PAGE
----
Learning through Play – Physical DevelopmentHere we see three year old, Seb, playing at home and at his nursery, with friends and adults. Find out about the development of his fine and gross motor skills and how play is a great way to support this are of development.
Good for looking at
- Fine motor skills
- Gross motor skills
- Three year old development
- Playing at home
Physical development is crucial to all learning because it is integral to brain development. Babies and young children are programmed to move in ways that develop and build all the different parts of their brain. Unfortunately modern life can prevent some of this natural development (eg spending too long in baby car seats, not enough opportunities for crawling or tummy time etc) and adult attitudes to risk have also impacted in children’s opportunities for vigorous physical play. Research into sensory integration is also making strong links between issues with physical development and learning and emotional difficulties.
Seb displays his developing fine motor skills by manipulating tools and construction materials and we see his gross motor dexterity in the way he uses large open spaces for vigorous and sure-footed activity. Movement play also provides us with good opportunities to observe children’s schemas, as their interest in rotation, trajectories or transporting can drive their physical play.
Questions for reflection
- What do you know about the early physical development of babies and young children?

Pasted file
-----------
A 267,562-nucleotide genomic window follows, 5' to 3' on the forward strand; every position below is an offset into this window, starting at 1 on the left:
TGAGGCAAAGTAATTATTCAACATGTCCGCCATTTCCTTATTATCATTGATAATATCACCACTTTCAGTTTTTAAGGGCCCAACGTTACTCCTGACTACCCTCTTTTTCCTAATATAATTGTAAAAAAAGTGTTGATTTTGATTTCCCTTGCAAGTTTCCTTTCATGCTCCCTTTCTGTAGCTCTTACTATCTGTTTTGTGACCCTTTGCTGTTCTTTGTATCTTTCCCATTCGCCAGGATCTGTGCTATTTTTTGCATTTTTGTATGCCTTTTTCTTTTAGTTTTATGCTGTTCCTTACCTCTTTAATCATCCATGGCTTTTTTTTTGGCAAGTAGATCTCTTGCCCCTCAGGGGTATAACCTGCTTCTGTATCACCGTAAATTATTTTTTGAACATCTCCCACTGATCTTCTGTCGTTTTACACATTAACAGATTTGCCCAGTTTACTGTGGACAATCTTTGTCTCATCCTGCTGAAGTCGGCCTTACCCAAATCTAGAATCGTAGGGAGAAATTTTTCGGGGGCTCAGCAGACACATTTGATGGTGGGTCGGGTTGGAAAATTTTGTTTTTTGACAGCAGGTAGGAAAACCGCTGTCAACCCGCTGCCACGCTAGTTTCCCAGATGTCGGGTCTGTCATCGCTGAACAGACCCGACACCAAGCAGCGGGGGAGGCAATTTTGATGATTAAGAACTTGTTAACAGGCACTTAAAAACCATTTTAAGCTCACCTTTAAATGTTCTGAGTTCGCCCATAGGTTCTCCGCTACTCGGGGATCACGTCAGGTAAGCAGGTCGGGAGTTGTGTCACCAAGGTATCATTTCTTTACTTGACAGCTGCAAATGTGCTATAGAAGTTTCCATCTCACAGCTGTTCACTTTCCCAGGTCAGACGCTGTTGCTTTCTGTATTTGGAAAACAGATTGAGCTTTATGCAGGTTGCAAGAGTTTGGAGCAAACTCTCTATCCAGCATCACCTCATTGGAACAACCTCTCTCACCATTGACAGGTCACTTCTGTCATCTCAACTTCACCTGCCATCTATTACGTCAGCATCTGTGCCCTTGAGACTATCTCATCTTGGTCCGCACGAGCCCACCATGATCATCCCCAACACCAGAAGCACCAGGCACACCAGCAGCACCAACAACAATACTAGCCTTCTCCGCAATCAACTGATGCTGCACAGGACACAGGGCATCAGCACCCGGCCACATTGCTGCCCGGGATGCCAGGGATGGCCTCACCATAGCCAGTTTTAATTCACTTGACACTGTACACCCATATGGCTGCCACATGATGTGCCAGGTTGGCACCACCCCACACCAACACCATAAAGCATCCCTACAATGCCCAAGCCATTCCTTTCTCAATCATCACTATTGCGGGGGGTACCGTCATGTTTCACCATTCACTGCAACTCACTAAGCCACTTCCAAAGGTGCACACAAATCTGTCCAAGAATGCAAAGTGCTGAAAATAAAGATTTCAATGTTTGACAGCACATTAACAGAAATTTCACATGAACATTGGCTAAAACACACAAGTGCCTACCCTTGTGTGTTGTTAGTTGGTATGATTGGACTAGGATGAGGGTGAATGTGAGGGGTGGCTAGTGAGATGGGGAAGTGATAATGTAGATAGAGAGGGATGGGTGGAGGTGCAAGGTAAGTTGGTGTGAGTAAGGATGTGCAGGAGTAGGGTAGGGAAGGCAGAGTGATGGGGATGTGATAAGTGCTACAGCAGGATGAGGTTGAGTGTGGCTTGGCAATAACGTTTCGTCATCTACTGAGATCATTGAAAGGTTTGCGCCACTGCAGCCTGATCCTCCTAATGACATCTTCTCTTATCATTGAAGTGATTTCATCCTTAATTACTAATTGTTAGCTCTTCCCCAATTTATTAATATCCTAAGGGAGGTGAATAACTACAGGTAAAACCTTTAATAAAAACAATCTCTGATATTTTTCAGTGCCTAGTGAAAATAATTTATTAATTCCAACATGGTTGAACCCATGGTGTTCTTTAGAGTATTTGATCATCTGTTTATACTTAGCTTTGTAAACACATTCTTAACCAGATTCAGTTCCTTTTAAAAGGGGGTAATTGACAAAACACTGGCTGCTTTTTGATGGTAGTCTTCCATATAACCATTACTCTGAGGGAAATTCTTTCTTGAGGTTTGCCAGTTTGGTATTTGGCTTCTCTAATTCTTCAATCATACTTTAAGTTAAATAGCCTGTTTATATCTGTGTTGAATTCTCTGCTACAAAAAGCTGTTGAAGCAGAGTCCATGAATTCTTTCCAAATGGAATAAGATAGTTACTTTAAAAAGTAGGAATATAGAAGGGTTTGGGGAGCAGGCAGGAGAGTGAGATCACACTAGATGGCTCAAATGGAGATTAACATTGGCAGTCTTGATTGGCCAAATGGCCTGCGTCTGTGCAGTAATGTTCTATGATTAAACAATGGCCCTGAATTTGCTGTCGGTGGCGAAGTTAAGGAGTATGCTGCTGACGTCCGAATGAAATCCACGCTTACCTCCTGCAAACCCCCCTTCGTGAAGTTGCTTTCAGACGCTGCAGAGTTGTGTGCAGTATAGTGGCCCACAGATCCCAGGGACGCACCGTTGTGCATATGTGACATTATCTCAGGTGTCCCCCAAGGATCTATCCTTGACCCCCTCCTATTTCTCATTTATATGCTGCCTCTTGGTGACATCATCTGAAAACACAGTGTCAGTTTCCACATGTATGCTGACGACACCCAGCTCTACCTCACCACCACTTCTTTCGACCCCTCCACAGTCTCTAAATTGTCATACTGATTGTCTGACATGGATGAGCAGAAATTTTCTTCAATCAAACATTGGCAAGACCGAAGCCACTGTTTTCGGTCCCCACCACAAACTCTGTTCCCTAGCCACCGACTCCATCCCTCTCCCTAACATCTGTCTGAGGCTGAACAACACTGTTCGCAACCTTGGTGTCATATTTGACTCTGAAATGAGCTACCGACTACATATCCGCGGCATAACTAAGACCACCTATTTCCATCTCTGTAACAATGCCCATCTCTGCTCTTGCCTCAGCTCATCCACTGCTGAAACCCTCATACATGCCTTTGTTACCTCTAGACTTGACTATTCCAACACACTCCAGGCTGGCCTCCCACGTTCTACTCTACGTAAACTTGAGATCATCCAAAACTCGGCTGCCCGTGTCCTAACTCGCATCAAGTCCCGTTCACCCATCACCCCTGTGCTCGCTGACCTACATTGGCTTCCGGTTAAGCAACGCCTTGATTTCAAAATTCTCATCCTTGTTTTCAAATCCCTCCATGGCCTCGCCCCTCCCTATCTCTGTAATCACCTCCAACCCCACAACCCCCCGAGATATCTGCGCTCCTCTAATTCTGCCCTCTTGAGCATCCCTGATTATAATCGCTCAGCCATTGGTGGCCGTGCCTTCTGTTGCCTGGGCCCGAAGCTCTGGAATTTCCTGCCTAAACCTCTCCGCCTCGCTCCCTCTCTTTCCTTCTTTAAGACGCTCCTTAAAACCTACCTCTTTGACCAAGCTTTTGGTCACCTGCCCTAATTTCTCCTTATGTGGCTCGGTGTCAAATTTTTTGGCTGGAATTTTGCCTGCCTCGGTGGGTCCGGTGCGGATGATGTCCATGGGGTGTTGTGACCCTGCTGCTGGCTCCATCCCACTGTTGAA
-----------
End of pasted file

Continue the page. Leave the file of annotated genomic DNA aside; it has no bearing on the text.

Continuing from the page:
- Why is outdoor play important for children?
- How would Seb be affected if he didn’t have access to outside space to play?
- How do you feel about super hero play? How would you manage Seb and Tom’s play indoors so that they could make the most of the experience, but not create problems for other children?
- How do you support the need for children to experience ‘rough and tumble play’?
- How do you manage children’s need for vigorous physical activity when space is restricted?
- How do you encourage 3-4 year olds to still benefit from movement play associated with younger children, eg crawling, tummy time etc ? Why do you think this might be important?
- How do you know when to step in and help a child with a tricky physical task – and when to extend their learning by encouraging them to do it for themselves?
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The Well Balanced Child: Movement and early learning by Sally Goddard Blythe (Hawthorn Press)
Learning & Development: Physical Development series Anna Daly and Anne O’Connor March – Nursery World July 2009
Sensory Integration and the Child: 25th Anniversary Edition A Jean Ayres Western Psychological Services 2005